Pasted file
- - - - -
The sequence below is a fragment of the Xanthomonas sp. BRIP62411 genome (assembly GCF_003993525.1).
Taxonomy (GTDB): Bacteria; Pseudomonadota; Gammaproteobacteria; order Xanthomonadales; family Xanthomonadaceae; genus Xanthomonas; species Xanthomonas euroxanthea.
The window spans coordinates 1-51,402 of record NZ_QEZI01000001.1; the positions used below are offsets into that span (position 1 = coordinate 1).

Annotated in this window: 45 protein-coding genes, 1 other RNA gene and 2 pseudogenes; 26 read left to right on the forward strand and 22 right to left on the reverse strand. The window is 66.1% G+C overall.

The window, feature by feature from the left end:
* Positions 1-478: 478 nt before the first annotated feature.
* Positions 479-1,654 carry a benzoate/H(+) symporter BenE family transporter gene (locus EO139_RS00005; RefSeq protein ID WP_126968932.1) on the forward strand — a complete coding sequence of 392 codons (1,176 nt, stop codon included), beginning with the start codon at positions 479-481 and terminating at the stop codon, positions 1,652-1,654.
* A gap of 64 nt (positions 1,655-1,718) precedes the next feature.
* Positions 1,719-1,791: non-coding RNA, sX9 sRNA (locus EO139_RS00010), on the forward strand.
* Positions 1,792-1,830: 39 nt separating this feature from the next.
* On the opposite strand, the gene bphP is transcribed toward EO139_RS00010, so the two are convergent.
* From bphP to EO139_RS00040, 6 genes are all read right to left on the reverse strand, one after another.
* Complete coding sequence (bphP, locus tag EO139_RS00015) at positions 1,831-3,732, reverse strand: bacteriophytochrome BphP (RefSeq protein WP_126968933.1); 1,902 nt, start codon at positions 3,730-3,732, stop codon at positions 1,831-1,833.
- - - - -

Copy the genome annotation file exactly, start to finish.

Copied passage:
The sequence below is a fragment of the Xanthomonas sp. BRIP62411 genome (assembly GCF_003993525.1).
Taxonomy (GTDB): Bacteria; Pseudomonadota; Gammaproteobacteria; order Xanthomonadales; family Xanthomonadaceae; genus Xanthomonas; species Xanthomonas euroxanthea.
The window spans coordinates 1-51,402 of record NZ_QEZI01000001.1; the positions used below are offsets into that span (position 1 = coordinate 1).

Annotated in this window: 45 protein-coding genes, 1 other RNA gene and 2 pseudogenes; 26 read left to right on the forward strand and 22 right to left on the reverse strand. The window is 66.1% G+C overall.

The window, feature by feature from the left end:
* Positions 1-478: 478 nt before the first annotated feature.
* Positions 479-1,654 carry a benzoate/H(+) symporter BenE family transporter gene (locus EO139_RS00005; RefSeq protein ID WP_126968932.1) on the forward strand — a complete coding sequence of 392 codons (1,176 nt, stop codon included), beginning with the start codon at positions 479-481 and terminating at the stop codon, positions 1,652-1,654.
* A gap of 64 nt (positions 1,655-1,718) precedes the next feature.
* Positions 1,719-1,791: non-coding RNA, sX9 sRNA (locus EO139_RS00010), on the forward strand.
* Positions 1,792-1,830: 39 nt separating this feature from the next.
* On the opposite strand, the gene bphP is transcribed toward EO139_RS00010, so the two are convergent.
* From bphP to EO139_RS00040, 6 genes are all read right to left on the reverse strand, one after another.
* Complete coding sequence (bphP, locus tag EO139_RS00015) at positions 1,831-3,732, reverse strand: bacteriophytochrome BphP (RefSeq protein WP_126968933.1); 1,902 nt, start codon at positions 3,730-3,732, stop codon at positions 1,831-1,833.